Abstract Detections of coalescing binary black holes by LIGO have opened a new window of transient astronomy. With increasing sensitivity of LIGO and participation of the Virgo detector in Cascina, Italy, we expect to soon detect coalescence of compact binary systems with one or more neutron stars. These are the prime targets for electromagnetic follow-up of gravitational wave triggers, which holds enormous promise of rich science. However, hunting for electromagnetic counterparts of gravitational wave events is a non-trivial task due to the sheer size of the error regions, which could span hundreds of square degrees. This may require deep observation with large field-of-view telescopes and/or use of galaxy catalogs. The Zwicky Transient facility (ZTF), scheduled to begin operation in 2017, is designed to cover such large sky-localization areas. In this work, we present the strategies of efficiently tiling the sky to facilitate the observation of the gravitational wave error regions using ZTF. To do this, we used simulations consisting of 475 binary neutron star coalescences detected using a mix of two- and three-detector networks. Our studies reveal that, using two overlapping sets of ZTF tiles and a (modified) ranked-tiling algorithm, we can cover the gravitational-wave sky-localization regions with half as many pointings as a simple contour-covering algorithm. We then incorporated the ranked-tiling strategy to study our ability to observe the counterparts. This requires optimization of observation depth and localization area coverage. Our results show that observation in r-band with ~600 seconds of integration time per pointing seems to be optimum for typical assumed brightnesses of electromagnetic counterparts, if we plan to spend equal amount of time per pointing. However, our results also reveal that we can gain by as much as 50% in detection efficiency if we linearly scale our integration time per pointing based on the tile probability.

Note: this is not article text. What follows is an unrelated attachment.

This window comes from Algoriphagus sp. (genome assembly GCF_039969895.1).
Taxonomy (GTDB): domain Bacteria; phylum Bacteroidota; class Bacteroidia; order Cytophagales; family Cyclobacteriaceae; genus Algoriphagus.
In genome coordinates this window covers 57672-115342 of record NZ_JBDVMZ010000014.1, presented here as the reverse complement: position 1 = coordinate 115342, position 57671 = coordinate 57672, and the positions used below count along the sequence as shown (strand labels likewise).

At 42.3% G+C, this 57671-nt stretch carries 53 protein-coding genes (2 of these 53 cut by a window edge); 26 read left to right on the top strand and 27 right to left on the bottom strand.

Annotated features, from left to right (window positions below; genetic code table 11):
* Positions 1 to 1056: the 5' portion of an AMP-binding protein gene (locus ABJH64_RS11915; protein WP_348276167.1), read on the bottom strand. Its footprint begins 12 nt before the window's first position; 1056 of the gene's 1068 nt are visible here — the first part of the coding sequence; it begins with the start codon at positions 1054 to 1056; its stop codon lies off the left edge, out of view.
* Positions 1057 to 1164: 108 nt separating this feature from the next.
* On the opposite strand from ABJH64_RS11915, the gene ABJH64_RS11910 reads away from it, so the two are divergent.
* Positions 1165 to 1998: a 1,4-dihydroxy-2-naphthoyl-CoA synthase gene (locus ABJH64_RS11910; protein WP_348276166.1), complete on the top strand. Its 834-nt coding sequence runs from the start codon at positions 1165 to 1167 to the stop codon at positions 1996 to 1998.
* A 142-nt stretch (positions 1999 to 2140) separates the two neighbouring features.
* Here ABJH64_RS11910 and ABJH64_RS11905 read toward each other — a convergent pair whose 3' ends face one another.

Astronomical Society of the Pacific, Volume 129, Number 981回上一頁